It was about gale force winds last night, over 40 mph gusts at the airport (but who lives at the airport?) Down at the river two Ospreys were braving the winds and hunting, both adults, and I waited a half hour for the second one to fly. He missed the fish but then got in a scrap with the fledgling Bald Eagle when I packed up and headed home. The bewitching hour - right after the sun sets!

Monday, August 18, 2014

Popular Hang-out

The first photo is the fledgling eagle Saturday evening, the next is a Merlin in the exact same spot last night. She flew in with a kingbird hot on her tail, food in her left foot. Could it be another Northern Alligator Lizard (May 14th Blog)? Heck no, it's a big dragonfly consumed in a few bites. That's the first Merlin I've seen this season, and think that fall must be right around the corner, as they don't breed on this side of the divide. This is the same spot as the Biting Bald Eagle below as well!

Saturday, August 16, 2014


Beach Party

Get this - about 30 nighthawks, two kestrels, three Ospreys, two Bald Eagles in flight, a Red-tail and Peregrine all in about 10 minutes on the beach last night. The clouds were changing light conditions non-stop, switching ISO and f stops, but photographed a site that made me laugh. The fledgling Bald Eagle was perched just over the old nest, weakly begging every now and then, his father perched in the big snag downstream. A random juvenile flew right in and tried to perch next to him. A little flapping and screaming and the adult reached over and bit the baby's toe! Off the youngster went to go sulk somewhere else. Plus a nighthawk, honorary raptor.

Friday, August 15, 2014

More Skaggs Biomedical Research Symposium

My friend Wendy Adam came as a guest, and the physicians, researchers and pharmacists funnel in. That's the Dean Dr. Reed Humphrey to the left and below is Sibley standing on Nigel's T-perch, Nig still in his kennel. We also had iPod the Pygmy-Owl along, and finished with Jillian the Great Horned Owl, her turn after Miles went with me to Bannack the week before. A treat to speak to a hundred top professionals from around the country, all WAY smarter than I am.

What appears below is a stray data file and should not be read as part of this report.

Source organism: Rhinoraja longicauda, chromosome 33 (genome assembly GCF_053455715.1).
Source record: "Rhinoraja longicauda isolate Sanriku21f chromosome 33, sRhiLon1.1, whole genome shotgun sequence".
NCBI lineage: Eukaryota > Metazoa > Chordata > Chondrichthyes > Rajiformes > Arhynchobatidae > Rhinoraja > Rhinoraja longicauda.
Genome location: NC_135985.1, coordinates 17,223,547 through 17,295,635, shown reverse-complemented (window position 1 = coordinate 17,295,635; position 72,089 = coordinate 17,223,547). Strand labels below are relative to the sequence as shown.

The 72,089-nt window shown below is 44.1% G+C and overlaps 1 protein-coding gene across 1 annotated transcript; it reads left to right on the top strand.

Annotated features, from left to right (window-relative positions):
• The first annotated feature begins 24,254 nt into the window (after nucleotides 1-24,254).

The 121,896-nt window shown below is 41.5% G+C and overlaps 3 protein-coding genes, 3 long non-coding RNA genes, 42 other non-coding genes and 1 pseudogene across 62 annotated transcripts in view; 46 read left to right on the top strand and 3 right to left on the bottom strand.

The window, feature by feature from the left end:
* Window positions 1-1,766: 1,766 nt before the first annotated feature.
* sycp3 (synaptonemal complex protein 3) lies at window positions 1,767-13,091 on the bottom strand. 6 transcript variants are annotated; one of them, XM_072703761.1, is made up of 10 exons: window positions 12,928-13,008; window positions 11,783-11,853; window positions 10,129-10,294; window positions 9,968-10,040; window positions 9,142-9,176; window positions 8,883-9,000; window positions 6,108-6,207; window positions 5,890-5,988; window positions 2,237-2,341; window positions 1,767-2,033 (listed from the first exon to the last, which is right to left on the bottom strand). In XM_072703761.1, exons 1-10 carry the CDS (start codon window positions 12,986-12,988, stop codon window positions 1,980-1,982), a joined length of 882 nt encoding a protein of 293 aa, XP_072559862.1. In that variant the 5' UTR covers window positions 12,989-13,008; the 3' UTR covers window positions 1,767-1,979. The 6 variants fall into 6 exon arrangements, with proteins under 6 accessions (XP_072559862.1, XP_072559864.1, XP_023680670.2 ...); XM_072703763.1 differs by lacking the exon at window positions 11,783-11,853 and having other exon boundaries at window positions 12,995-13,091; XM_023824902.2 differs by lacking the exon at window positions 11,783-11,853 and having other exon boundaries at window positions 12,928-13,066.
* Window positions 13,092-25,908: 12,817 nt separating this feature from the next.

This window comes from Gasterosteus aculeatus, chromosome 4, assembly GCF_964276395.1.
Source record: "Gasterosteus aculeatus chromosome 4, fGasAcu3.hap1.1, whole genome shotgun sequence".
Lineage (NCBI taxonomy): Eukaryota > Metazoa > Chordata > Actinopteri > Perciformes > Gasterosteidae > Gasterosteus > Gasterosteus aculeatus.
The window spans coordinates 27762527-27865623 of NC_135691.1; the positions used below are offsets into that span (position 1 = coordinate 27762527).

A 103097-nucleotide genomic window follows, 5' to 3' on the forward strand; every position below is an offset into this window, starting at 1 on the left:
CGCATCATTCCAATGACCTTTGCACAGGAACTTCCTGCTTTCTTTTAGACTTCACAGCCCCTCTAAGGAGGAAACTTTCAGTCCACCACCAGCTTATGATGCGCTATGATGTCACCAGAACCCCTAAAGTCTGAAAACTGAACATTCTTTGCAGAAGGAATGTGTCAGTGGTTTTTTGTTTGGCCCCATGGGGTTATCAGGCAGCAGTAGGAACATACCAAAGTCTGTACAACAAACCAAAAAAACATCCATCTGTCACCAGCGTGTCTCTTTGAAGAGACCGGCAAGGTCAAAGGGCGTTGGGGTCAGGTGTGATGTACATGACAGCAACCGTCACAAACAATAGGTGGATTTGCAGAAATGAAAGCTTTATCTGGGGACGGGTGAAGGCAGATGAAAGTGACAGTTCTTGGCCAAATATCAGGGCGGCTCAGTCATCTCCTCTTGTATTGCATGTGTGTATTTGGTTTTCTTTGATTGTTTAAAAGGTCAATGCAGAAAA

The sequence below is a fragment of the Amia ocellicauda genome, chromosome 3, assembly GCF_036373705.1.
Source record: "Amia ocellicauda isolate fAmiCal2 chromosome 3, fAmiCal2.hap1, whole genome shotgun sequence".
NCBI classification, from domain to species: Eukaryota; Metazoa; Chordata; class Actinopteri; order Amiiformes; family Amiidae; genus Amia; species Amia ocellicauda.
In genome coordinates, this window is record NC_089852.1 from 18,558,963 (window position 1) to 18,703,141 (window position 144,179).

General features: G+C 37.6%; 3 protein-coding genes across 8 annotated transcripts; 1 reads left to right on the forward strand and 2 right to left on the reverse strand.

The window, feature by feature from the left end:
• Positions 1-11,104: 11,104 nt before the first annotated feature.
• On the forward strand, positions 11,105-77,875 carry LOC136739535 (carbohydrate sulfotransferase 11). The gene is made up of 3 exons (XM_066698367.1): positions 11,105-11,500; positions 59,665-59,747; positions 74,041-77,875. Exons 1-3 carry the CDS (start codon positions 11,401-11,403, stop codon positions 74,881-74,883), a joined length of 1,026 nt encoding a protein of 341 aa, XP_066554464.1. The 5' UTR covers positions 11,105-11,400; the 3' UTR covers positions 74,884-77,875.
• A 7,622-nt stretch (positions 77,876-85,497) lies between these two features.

A fun one last night, the University of Montana's Skaggs School of Pharmacy conference, and the birds were at their best, for the most part. I was proud anyway. It was up in the UC Ballroom, right where we saw Bootsy Collins play thirty years before. I started with a PowerPoint, these two slides near the beginning:
I remember when we had our 1000th program at Metcalf Refuge a few people said they hoped they would be at the 2000th. I cracked up, and thought, never happen... but half way there.

Wednesday, August 13, 2014

Eagles Relaxing

The eagle pair at the river last night, alert for Ospreys and briefly excited as perhaps the female above spotted one in the distance. Yesterday, she was tucked away deep in the foliage at the slough while an Osprey patrolled the river. This time of year, Ospreys seem to be on the offensive. These are two rival raptors, eagles stealing fish all spring and maybe the Ospreys are now "getting even."

Monday, August 11, 2014


A Belted Kingfisher flies by while setting up for a photo of the SuperMoon:

Sunday, August 10, 2014

Old and New

Here is our host Tom Lowe's outhouse:
And, I just remembered a gentleman approaching me after the Bannack program. He remarked, " I just want you to know that I didn't hear a word you said, but that was my favorite program ever. My only complaint is that it was too short. I'm deaf as a post." What a compliment, something about being quite animated...

Return to Our Favorite Ghost Town

This was our fifth program at Bannack State Park and a three hour drive from the Bitterroot through the beautiful Big Hole Valley toward Dillon. Right as I turned off the two lane onto Bannack Bench Road, a song by the Specials came on Sirius XM radio - "This town ain't nothin' but a ghost town." A record crowd this year of 200 adults and kids, always a great group and I signed a bunch of books. Right when I arrived I was witness to what they affectionately call the Pottie Press, flyers for upcoming programs posted in the unisex bathroom. Some young bird lovers pose at the pottie.

Friday, August 8, 2014

Bannack Day